3. When the fed dumped all of the money into the economy, the people who received the money had to find somewhere to put it. One of the prime places they put the money was in commodities (including gasoline futures) which drove up prices.

  8. I’ve gotten caught up on my TSP’s as I worked on organizing my food storage. I’m getting ready for the garden to come into production and hoping we’ll have lots of fresh fruits and veggies to eat, along with lots to store. I really got excited with your “maple syrup” analogy as I looked over and saw how much syrup I had on a shelf.. but then realized that most of it had very little REAL maple in it.. just maple flavored. sigh. All kidding aside, I appreciated the lesson on how USA being anything but #1 will change how we function. My husband and I are going through our own personal challenges with the news that he and one half of his fellow employees are being laid off to make way for cheaper labor from India. We’ve been through layoffs before, and in some ways we will be able to handle it better this time around thanks to prepping, but in other ways we are in a more precarious position because we have a house payment (but no other debt, thank goodness) and the economy is not so great. These coming changes have forced us to take a harder look at what we really want from our lives, and to decide if we can continue to face what has become a “norm” for most people, switching jobs, moving around, always allowing the decisions of some other person (or company)to rule our lives and livelihood. Thanks for a great show. I’m looking forward to this week of economics-based shows.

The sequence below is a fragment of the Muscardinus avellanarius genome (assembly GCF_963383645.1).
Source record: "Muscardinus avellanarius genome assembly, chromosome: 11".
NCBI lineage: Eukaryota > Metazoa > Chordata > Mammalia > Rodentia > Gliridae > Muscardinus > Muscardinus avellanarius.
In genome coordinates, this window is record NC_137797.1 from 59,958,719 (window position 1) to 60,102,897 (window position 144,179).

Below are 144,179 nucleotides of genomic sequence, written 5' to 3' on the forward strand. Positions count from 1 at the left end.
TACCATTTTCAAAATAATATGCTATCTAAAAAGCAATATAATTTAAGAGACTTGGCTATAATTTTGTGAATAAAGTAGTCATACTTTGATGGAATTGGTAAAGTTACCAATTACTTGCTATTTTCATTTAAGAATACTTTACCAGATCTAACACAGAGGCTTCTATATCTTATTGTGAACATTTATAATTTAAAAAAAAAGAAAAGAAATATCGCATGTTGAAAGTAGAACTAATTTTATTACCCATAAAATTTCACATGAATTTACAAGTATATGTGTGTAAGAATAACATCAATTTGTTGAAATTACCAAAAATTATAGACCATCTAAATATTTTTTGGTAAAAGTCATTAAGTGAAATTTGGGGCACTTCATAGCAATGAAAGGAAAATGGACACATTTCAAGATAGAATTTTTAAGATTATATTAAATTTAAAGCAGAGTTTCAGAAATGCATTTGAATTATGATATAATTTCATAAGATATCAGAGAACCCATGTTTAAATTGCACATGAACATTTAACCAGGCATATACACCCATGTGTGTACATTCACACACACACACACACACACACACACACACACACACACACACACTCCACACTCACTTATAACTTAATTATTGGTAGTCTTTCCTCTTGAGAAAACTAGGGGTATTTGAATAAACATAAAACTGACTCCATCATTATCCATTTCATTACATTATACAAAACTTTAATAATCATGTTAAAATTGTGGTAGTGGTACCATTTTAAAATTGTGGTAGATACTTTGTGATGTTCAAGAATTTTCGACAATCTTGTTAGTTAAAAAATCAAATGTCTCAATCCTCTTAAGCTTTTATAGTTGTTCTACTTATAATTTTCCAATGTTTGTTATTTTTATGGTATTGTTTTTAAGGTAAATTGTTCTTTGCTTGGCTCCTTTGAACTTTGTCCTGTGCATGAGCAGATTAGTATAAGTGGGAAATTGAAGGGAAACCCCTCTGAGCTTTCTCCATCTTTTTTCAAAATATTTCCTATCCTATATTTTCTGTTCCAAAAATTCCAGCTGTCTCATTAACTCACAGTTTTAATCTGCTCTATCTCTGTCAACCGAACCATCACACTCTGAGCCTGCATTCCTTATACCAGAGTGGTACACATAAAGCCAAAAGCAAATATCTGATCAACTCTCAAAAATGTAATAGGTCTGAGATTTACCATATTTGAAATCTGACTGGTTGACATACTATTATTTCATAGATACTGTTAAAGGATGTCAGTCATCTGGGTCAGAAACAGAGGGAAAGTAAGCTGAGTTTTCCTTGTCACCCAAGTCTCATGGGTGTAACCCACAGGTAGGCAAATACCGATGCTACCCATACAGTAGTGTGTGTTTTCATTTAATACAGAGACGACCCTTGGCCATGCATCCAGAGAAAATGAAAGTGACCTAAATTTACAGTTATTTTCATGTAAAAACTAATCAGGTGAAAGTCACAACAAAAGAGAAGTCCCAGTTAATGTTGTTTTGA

9. Jack, about the US being the reserve currency, you stated the only reason we were granted that status is b/c we are the biggest economy. I think your listeners might be interested in Bretton Woods, which is what instituted the reserve status of the USD. At the time it made some sense from the perspective of other countries, since the dollar was backed by gold. I don’t know how the US GDP compared to other economies at that point in time but being post-WWII obviously there was more to it than just GDP.

    In contrast, when considering an abandonment of the USD by the world in general in modern times, what are they going to choose? From a fundamental point of view, any other reasonable choice is also fiat. There isn’t another gold-backed USD-like currency to use as a replacement. Any move to alternatives will be far from happening over night, there might not be significant movement toward the alternative credit system you talked about in an earlier show for 50 years or more. While I am bearish on the USD (especially relative to commodities) the bottom is a long ways away compared to other fiat.

    From a technical perspective, there is some evidence that the USD could rally in the short/intermediate term (look at a USD index). The EUR still has some significant problems imo. If they don’t institute a true European govt (which could happen) with taxing authority, the EUR won’t last. 1.4850 in the EURUSD looks like a good retest of the late 2009′s highs, providing some probability of a lot more down movement (which will elevate the desire of the USD). The Yen is still strong but I think that has to be discounted b/c of the recent damage in that country, which would naturally cause increased domestic (in Japan) demand.